Register Forgot login?

© 2002-2017
Encyclopaedia Metallum

Best viewed
without Internet Explorer,
in 1280 x 960 resolution
or higher.

Masterful collaboration, not for the weak - 90%

Weltering_in_Blood, February 16th, 2011

This tape is one of my favorite releases in Bone Awl's (fairly lengthy) discography. This pairs Bone Awl's stripped-down black metal with sonic disturbances from The Rita, a well known and respected harsh noise act from Canada. This is more a collaborative effort than a split; each noise piece segues nicely into each Bone Awl track and then back into noise once more. The songs themselves are half-obscured by a wall of hiss and hum, which perfectly suits the messy and raw variety of black metal that Bone Awl have mastered. The overall effect of listening is disturbing and claustrophobic.

I'm not going to review The Rita's contributions in depth, as this is not the place, but suffice to say that if you take pleasure in pain and discomfort, you may find something worthwhile in their harsh noise sounds...

While Ildjarn is (rightfully) the band most commonly cited as an influence on Bone Awl's music, Germany's black metal tyrants Absurd have played their part as well, and that is nowehere more obvious than on songs like "With My Hands" and "I Feel Tension". The drums are simple, influenced by Oi!, RAC and hardcore punk, the riffs are repetitive and hypnotic, and the lyrics are blunt and brutish. Noisy, sloppy, and violent, the sound is closer to the early Absurd demos than to anything else. Unlike many bands playing in this raw style, however, Bone Awl are no mere tribute act to those who came before. They have that special something that is missing from most bands these days: they write actual, memorable songs, not just happenstance collections of riffs. These are songs that get under your skin and stay in your head for weeks afterward, popping up at the most inopportune times and places.

This is not a release I'd recommend for the casual black metal listener, or even the casual Bone Awl fan. If you're a dedicated listener of both black metal and noise, or if you consider yourself a Bone Awl die hard, then you'd be hard-pressed to find a better release.

Metal Machine Music ain't got shit on this - 2%

iamntbatman, November 16th, 2009

If you are a fan of things that are pleasant, avoid this. If you are a fan of black metal, avoid this. If you are a fan of any sort of recording that could be considered music, avoid this. This split between black metal/punk band Bone Awl and noise project The Rita is for fans of massive headaches only and is the black sheep of Bone Awl's otherwise respectable discography.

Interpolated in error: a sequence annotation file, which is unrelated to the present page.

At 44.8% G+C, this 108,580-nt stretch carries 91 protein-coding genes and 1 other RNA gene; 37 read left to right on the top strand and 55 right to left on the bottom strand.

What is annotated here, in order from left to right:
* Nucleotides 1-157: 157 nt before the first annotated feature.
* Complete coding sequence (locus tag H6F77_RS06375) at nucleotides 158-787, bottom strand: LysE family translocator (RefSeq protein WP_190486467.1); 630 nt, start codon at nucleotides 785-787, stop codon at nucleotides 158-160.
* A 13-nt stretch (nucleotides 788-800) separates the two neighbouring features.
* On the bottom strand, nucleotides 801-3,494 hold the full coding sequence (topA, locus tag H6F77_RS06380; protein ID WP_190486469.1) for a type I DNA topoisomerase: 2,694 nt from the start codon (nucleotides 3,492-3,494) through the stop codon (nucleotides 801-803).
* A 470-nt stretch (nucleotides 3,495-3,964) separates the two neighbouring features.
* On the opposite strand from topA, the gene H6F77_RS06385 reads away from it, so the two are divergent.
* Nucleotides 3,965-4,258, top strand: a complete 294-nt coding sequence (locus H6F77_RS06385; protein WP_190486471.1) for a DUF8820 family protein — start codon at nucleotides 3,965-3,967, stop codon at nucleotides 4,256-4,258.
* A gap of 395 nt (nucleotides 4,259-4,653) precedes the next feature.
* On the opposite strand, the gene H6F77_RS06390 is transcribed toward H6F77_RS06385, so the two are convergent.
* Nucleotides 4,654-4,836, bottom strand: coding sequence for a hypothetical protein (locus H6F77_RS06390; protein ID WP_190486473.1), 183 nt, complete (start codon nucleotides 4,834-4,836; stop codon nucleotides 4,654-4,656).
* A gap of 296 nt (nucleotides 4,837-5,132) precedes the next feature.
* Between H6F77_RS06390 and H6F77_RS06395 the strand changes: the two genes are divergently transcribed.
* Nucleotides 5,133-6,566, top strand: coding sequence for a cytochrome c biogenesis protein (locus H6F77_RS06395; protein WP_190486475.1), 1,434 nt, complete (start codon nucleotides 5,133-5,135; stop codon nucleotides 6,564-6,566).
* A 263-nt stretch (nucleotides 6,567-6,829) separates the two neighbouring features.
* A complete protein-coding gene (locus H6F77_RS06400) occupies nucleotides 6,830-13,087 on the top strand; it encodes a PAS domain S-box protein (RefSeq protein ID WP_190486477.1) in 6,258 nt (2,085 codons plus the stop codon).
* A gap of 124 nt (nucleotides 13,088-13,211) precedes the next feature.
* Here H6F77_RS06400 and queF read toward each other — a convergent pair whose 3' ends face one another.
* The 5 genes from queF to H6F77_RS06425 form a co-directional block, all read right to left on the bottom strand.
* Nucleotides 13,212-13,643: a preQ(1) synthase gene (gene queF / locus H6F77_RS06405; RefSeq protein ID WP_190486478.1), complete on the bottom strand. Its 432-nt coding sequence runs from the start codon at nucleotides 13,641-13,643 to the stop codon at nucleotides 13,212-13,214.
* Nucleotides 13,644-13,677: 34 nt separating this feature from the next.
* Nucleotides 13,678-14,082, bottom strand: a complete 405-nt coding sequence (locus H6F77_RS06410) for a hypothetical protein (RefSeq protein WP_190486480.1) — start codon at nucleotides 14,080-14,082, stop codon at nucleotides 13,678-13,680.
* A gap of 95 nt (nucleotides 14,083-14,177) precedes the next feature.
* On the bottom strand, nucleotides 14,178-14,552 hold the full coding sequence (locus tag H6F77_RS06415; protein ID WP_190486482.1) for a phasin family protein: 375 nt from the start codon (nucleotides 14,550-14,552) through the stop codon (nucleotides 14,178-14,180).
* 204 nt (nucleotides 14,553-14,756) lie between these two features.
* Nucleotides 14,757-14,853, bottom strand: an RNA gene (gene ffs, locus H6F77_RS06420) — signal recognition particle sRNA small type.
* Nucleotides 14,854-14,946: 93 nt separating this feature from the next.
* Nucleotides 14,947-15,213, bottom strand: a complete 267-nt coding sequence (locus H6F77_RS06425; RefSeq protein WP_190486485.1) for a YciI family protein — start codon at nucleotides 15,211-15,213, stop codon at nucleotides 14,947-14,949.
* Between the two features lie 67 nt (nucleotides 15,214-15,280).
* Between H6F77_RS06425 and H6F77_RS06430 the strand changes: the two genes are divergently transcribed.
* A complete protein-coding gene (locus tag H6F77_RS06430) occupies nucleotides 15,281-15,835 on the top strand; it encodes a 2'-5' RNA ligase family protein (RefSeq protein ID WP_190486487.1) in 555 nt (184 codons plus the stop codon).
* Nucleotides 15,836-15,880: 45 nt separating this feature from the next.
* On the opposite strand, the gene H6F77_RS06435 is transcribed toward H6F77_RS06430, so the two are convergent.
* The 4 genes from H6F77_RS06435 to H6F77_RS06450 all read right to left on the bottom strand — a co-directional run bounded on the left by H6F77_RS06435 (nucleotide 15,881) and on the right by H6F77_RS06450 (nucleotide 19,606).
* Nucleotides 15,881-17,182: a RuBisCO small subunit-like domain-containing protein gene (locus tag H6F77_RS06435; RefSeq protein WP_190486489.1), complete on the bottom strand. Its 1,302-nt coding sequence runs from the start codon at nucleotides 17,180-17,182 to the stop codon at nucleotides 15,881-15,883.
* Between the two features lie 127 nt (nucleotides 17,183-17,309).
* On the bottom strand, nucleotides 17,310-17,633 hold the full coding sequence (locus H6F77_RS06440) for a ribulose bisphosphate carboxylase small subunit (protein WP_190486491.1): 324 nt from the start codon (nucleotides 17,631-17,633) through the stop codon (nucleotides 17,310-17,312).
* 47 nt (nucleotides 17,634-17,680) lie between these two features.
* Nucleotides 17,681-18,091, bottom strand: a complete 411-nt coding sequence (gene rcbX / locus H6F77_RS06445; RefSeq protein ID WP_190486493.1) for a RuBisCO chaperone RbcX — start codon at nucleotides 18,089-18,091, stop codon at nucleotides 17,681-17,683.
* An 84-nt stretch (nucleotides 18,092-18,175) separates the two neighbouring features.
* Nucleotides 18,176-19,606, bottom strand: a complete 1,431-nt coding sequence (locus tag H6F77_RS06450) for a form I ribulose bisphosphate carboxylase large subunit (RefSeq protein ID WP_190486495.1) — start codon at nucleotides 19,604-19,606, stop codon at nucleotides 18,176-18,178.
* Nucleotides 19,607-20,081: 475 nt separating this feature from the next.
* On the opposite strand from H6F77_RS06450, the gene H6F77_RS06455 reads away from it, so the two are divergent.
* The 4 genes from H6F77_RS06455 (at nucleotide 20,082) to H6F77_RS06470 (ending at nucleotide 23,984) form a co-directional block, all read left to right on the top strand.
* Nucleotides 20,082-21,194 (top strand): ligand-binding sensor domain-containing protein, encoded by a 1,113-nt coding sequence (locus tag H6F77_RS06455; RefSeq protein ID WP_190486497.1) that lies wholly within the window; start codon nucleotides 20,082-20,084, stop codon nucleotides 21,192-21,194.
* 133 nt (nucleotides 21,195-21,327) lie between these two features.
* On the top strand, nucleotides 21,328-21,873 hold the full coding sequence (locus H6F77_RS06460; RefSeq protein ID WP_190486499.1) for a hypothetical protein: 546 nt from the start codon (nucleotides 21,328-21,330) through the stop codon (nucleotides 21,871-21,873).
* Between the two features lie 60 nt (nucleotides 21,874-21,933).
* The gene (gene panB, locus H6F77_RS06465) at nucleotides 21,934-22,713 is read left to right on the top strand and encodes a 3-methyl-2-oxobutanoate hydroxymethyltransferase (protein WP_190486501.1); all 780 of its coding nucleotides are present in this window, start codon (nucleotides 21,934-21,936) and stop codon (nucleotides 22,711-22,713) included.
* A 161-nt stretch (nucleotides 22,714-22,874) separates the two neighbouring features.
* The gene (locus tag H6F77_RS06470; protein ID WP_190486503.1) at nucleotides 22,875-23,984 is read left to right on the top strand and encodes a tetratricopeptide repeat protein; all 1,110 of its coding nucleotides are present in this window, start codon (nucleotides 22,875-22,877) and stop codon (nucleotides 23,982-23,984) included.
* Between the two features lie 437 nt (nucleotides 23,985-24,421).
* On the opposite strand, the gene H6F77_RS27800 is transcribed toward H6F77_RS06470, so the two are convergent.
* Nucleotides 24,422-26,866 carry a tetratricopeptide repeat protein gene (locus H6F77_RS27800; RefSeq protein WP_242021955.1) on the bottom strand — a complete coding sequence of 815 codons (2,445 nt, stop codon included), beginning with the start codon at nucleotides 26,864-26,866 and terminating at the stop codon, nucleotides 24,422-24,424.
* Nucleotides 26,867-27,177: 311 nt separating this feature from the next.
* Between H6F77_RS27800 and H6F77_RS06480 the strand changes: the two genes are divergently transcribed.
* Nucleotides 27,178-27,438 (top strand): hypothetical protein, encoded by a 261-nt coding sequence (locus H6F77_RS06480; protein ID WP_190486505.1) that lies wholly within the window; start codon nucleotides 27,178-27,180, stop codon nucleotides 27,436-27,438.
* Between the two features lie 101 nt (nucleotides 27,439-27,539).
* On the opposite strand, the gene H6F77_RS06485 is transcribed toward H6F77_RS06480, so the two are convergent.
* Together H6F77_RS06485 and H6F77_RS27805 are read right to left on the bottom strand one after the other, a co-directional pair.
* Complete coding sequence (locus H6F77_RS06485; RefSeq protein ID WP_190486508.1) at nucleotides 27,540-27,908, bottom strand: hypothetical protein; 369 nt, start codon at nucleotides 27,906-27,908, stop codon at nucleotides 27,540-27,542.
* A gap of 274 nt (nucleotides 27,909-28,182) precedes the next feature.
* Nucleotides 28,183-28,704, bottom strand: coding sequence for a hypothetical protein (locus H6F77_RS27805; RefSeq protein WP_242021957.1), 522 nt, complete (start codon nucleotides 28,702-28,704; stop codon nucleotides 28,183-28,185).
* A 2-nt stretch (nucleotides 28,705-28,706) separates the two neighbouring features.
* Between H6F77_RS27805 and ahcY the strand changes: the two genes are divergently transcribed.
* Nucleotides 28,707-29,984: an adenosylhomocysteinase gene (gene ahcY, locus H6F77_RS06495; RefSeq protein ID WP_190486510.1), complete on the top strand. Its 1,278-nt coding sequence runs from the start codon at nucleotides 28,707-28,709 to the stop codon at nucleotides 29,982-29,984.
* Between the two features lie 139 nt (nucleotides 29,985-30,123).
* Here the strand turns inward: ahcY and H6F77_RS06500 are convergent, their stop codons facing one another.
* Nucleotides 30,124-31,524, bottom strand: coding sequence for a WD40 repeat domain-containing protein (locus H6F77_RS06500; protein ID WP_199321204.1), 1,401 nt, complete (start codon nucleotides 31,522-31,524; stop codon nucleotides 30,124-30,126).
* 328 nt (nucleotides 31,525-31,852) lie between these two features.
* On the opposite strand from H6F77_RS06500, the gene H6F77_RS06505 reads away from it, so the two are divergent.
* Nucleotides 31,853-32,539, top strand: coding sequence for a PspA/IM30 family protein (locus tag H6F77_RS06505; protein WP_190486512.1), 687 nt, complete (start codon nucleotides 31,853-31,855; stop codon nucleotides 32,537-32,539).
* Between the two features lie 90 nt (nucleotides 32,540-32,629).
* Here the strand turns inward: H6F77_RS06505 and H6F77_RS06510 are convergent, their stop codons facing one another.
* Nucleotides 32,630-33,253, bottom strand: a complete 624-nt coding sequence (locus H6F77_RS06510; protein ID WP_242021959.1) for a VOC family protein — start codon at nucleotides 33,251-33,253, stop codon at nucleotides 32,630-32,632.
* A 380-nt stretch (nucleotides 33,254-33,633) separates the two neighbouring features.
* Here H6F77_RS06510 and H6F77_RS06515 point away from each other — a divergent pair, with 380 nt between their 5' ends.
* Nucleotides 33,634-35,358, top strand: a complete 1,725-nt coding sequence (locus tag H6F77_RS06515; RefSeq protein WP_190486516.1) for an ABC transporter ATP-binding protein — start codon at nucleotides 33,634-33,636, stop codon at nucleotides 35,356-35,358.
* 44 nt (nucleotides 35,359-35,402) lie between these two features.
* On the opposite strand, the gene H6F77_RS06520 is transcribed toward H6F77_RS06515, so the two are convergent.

Before you go on thinking that this is one of those reviews where the reviewer simply doesn't get it or shouldn't be reviewing it because they don't like the genre of music in the first place, let me set you straight. I love black metal. I like a fair bit of punk. I love Bone Awl. I love noise music as well, whether it be the abrasive electrified post-rock of Fuck Buttons, the cacophonous drug-addled rampages of Lightning Bolt or the devastating experimentation of Merzbow. The problem is that this release contains almost nothing of what makes noise an interesting genre: aggression, a serious investigation of ugly sounds, or the juxtaposition of harsh noise elements with more traditional musical elements of rhythm, melody and harmony.

The artists alternate tracks on this split but that hardly makes a difference because one sound and one sound only dominates the duration of the record: harsh, fairly low-frequency white noise with a slight rhythmic modulation that's barely perceptible. There are only two things that occur on this record that are any different from this: every once in a while some feedback will spike through the wall of noise and, if you listen very closely, the Bone Awl tracks sound like there might be actual Bone Awl songs hidden under the murk. The whole thing seems like it might have been some sort of ambient tracks alternated with Bone Awl songs, then had that put on one track of a 4-track tape, then had the other three tracks filled with recordings of the inside of a jet engine, including all of the clipping that would result as these tracks are maxed out in volume.

I can really only recommend this to noise enthusiasts who feel the need to have a complete collection of every noise recording ever produced, regardless of quality. It would also make an extremely effective alarm clock. This gets a 2% for the few dynamic elements it does possess.